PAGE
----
Many companies featured on Money advertise with us. Opinions are our own, but compensation and
in-depth research may determine where and how companies appear. Learn more about how we make money.

Illustration of a hand holding a magnifying glass to a 401 K monthly report
Money; Getty Images

A large percentage of 401(k) savers don't understand the fees involved in these popular retirement accounts, and it could be costing them thousands, a new government report says.

More than 40% of 401(k) participants do not know they are paying any fees associated with their accounts, according to a new survey done by the nonpartisan U.S. Government Accountability Office (GAO). Roughly 45% of those surveyed also couldn't determine how much they pay in fees just by reading through the disclosures.

That’s concerning, since high 401(k) fees can eat up tens of thousands of dollars by the time someone retires.

“If you're working in the company [for] 10, 15, 20 years, and throughout that timeframe, the [401(k) fee] expenses are just higher than they really needed to be, that could have an adverse impact on your retirement nest egg,” Scott Moulton, partner at Capital Management Group of Equitable Advisors in Milford, Connecticut, told Money.

Ads by Money. We may be compensated if you click this ad.AdAds by Money disclaimer
Thinking about retirement, but not sure when's the right time? Talk to a professional today!
A financial advisor can help you get your finances in order and plan for the future. Click on your state to get started.
HawaiiAlaskaFloridaSouth CarolinaGeorgiaAlabamaNorth CarolinaTennesseeRIRhode IslandCTConnecticutMAMassachusettsMaineNHNew HampshireVTVermontNew YorkNJNew JerseyDEDelawareMDMarylandWest VirginiaOhioMichiganArizonaNevadaUtahColoradoNew MexicoSouth DakotaIowaIndianaIllinoisMinnesotaWisconsinMissouriLouisianaVirginiaDCWashington DCIdahoCaliforniaNorth DakotaWashingtonOregonMontanaWyomingNebraskaKansasOklahomaPennsylvaniaKentuckyMississippiArkansasTexas
Get Started

It’s no surprise that Americans are unaware of these fees. Since 2012 the Department of Labor has required retirement plan providers to disclose their fees annually, but it can still be difficult to locate that information and even more challenging to make sense of it.

Yet the long-term effect of high fees is clear. If you have a 401(k) balance of $10,000, are putting aside $400 every month, and you have an expense ratio of 0.75%, in 35 years you’ll have $816,669 in the account. (That’s assuming the stock market returns 8% per year.) An expense ratio is the percentage of the money in a fund that pays the plan provider.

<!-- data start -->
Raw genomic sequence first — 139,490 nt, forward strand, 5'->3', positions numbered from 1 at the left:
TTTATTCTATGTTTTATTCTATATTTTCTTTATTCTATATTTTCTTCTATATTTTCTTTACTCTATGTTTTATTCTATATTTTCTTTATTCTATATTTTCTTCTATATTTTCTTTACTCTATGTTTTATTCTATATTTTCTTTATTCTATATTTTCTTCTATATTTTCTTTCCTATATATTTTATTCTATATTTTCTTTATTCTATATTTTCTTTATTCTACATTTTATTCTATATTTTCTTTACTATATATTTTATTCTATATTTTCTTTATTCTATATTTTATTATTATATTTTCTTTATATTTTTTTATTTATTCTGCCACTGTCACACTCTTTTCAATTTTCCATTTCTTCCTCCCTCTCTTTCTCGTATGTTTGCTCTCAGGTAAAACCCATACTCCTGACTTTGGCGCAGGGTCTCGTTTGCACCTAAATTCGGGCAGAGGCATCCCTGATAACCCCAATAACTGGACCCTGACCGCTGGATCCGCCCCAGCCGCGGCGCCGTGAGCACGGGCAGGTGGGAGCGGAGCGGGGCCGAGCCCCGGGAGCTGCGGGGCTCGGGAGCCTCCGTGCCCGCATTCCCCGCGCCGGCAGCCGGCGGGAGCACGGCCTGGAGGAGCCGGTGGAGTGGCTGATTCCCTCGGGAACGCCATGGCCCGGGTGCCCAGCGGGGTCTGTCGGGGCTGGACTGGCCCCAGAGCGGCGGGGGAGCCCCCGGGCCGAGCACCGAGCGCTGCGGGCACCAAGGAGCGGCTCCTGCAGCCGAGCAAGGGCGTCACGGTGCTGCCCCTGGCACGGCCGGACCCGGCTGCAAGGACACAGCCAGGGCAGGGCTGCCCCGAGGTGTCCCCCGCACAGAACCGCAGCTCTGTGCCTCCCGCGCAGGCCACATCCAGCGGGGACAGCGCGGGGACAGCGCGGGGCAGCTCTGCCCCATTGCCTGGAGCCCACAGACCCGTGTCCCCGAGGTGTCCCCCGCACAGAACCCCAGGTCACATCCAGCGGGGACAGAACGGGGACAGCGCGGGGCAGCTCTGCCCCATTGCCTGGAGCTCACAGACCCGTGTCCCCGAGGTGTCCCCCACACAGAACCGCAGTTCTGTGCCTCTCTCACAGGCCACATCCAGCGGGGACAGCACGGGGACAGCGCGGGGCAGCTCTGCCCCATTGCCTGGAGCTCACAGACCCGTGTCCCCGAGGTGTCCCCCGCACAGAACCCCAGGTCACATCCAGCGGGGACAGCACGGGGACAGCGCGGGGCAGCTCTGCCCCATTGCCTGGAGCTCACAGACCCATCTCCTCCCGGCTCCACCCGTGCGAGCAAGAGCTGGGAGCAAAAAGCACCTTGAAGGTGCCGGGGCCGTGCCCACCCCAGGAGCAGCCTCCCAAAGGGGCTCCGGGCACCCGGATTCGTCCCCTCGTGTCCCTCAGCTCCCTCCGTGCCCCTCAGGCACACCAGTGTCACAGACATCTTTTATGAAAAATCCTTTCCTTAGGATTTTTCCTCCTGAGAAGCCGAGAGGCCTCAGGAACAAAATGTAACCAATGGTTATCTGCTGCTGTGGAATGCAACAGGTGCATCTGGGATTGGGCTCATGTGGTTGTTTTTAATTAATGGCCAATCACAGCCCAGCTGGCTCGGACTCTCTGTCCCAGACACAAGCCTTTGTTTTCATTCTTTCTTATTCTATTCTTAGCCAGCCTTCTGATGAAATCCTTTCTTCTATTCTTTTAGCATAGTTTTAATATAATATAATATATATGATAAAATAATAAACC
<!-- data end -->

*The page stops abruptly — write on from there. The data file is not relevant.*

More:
Now imagine you have an expense ratio of 2%, but everything else stayed the same. In 35 years, you’d have $611,747 in your 401(k). That’s a difference of more than $200,000.

Even those closer to retirement age can be severely affected. An expense ratio of 2% will cost you $31,874 more than an account with 1% in fees if you have $100,000 saved, are contributing $1,000 per month and have 10 years to go until retirement.

If you are wondering how much you're paying in fees, you can input your specific retirement account data into TD Ameritrade’s 401(k) fee analyzer tool. It will calculate what you pay in fees and share that information within a day.

In its new report, the GAO made recommendations to the Department of Labor for how to make 401(k) fees more comprehensible. Suggestions include requiring providers to show how their fees measure up next to those of comparable funds, and creating a dedicated page on the DOL’s website illustrating the effects of high fees over time.

The DOL “neither agreed nor disagreed with our recommendations,” the report says. In other words, don't expect to see changes requiring clear disclosures and more transparency any time soon.

Ads by Money. We may be compensated if you click this ad.AdAds by Money disclaimer
Make sure that your 401(k) is where you want it to be.
Get an Online Stockbroker like Robinhood to optimize your fund selection and meet your retirement goals.
Get Started

More from Money:

Why Do Only 1 in 3 Companies Offer This Unbelievably Simple and Effective Retirement Plan Feature?

A Freelancer's Guide to Saving for Retirement

The 6 Best High-Yield Savings Accounts of 2021

Rates are subject to change. All information provided here is accurate as of the publish date.